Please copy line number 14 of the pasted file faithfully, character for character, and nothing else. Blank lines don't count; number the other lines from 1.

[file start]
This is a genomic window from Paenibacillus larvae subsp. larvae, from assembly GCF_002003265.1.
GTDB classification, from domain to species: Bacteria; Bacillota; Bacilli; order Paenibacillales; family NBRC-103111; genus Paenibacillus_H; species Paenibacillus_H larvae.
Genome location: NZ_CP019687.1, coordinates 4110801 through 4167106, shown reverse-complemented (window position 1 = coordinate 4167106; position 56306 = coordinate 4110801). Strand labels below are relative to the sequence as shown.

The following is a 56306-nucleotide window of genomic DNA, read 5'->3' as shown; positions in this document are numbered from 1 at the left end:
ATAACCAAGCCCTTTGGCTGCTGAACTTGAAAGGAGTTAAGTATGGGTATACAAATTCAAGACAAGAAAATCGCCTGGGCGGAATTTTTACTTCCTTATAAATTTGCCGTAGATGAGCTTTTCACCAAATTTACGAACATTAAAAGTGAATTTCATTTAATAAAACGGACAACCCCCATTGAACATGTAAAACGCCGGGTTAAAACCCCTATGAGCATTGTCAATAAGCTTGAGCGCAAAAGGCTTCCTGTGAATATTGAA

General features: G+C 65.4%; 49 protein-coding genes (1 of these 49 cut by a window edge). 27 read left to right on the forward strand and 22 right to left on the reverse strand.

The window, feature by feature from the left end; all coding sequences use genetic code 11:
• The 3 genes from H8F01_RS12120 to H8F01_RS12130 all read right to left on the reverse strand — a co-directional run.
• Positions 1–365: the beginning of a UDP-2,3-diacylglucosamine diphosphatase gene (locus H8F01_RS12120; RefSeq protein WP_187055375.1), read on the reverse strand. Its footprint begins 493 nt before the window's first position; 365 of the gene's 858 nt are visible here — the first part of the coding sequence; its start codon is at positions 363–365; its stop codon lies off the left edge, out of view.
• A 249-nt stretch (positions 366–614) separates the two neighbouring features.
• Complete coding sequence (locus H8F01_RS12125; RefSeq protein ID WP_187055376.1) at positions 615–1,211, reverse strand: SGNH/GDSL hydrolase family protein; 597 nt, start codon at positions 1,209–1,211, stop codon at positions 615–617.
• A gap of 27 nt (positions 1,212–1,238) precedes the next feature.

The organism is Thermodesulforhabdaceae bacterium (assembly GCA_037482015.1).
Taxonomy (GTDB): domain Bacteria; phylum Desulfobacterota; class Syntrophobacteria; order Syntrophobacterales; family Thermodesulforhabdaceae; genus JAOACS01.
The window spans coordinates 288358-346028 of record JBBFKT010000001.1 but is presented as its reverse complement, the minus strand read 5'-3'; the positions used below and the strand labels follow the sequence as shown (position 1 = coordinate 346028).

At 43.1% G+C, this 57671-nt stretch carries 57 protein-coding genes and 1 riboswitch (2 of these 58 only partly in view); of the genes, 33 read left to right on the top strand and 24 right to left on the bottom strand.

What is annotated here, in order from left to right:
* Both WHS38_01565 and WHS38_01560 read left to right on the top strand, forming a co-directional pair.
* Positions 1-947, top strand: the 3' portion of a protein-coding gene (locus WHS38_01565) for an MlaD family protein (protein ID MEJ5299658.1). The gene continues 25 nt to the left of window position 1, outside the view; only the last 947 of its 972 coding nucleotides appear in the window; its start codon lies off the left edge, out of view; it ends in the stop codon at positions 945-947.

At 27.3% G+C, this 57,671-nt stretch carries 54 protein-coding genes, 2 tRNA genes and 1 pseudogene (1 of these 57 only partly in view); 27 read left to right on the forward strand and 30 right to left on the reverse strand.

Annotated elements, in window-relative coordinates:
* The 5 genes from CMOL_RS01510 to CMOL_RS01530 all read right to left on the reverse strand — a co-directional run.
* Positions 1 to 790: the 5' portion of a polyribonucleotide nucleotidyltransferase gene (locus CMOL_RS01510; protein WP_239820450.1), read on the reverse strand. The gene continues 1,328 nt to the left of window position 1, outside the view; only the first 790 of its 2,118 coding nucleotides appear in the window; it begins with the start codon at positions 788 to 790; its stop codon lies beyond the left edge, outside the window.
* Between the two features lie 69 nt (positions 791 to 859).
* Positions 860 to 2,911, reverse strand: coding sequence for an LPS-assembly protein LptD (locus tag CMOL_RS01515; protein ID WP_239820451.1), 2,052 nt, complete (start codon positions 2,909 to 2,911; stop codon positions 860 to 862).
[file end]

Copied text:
Taxonomy (GTDB): domain Bacteria; phylum Desulfobacterota; class Syntrophobacteria; order Syntrophobacterales; family Thermodesulforhabdaceae; genus JAOACS01.